Defined by Dictionary.com as "a self-taught person," autodidact is an important word for many talent development professionals. You may have several people who fit this description at your company (or maybe fit it yourself), so it's good to know about the tendencies of these individuals when creating learning plans for them.
First, the strengths: Many autodidacts are creative and intelligent with a voracious appetite for knowledge. Want proof? Just consult your nearest history book. Many notable activists, inventors, intellectuals, and political leaders—such as Malcolm X, Abigail Adams, Alexander Hamilton, and Thomas Edison—learned many of the skills they would need to change the world on their own.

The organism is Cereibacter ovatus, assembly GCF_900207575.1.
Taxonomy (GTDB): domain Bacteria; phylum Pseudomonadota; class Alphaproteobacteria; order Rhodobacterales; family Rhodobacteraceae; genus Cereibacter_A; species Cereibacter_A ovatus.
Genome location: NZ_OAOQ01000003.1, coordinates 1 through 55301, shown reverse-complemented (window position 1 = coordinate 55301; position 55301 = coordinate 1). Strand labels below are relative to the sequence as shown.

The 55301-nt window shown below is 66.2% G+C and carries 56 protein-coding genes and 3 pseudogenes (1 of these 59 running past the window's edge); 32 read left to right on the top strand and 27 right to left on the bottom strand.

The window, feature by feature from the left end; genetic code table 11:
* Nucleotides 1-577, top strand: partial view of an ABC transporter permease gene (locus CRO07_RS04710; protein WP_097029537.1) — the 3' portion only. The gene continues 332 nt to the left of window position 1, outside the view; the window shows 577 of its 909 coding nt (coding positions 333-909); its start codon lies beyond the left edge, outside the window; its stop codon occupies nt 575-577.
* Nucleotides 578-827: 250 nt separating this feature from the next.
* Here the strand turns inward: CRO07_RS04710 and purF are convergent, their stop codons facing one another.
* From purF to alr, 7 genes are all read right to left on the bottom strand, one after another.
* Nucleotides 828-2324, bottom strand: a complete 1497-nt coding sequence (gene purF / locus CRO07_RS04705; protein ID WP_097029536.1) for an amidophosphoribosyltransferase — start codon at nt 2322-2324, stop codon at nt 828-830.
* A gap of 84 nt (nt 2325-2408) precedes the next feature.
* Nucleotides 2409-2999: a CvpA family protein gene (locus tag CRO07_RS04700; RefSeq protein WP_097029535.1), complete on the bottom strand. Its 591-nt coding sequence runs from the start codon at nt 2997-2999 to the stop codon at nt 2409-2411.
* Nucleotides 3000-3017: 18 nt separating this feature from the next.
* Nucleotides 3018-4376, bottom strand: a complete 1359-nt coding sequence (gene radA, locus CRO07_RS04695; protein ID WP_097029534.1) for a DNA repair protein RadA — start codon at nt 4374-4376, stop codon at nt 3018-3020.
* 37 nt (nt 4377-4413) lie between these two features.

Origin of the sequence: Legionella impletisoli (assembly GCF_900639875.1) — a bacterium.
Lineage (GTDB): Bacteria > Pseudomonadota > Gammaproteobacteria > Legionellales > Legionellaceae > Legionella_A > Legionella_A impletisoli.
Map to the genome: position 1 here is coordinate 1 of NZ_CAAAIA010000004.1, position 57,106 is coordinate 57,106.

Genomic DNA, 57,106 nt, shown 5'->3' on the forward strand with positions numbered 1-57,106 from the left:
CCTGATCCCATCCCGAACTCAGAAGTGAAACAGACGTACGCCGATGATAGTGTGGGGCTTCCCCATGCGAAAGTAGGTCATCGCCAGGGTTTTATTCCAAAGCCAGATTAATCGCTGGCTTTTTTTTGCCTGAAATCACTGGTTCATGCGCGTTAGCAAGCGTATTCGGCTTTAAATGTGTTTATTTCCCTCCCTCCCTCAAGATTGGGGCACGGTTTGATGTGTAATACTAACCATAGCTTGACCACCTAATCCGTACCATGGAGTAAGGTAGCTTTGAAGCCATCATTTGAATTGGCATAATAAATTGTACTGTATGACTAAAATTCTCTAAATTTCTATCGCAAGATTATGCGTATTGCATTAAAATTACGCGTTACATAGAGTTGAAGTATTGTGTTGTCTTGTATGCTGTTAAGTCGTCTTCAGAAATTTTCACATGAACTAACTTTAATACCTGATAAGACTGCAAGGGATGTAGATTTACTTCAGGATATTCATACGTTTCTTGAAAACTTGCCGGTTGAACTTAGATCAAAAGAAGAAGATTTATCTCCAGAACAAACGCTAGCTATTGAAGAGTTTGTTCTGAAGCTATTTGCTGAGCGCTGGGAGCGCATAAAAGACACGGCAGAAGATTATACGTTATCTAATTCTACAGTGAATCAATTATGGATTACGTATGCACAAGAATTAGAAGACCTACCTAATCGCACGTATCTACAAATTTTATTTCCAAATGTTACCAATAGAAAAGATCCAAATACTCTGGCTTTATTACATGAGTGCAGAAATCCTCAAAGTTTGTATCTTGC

However, an autodidactic approach to learning has weaknesses, too. Specifically, many autodidacts will focus their learning on a few narrow areas while leaving others neglected. Alexander Hamilton biographer Ron Chernow illustrates the point well when explaining his subject's attempt to enroll in college after a self-guided primary education: "Like all autodidacts, Hamilton had some glaring deficiencies to correct and required cram courses in Latin, Greek, and advanced math to qualify," he writes.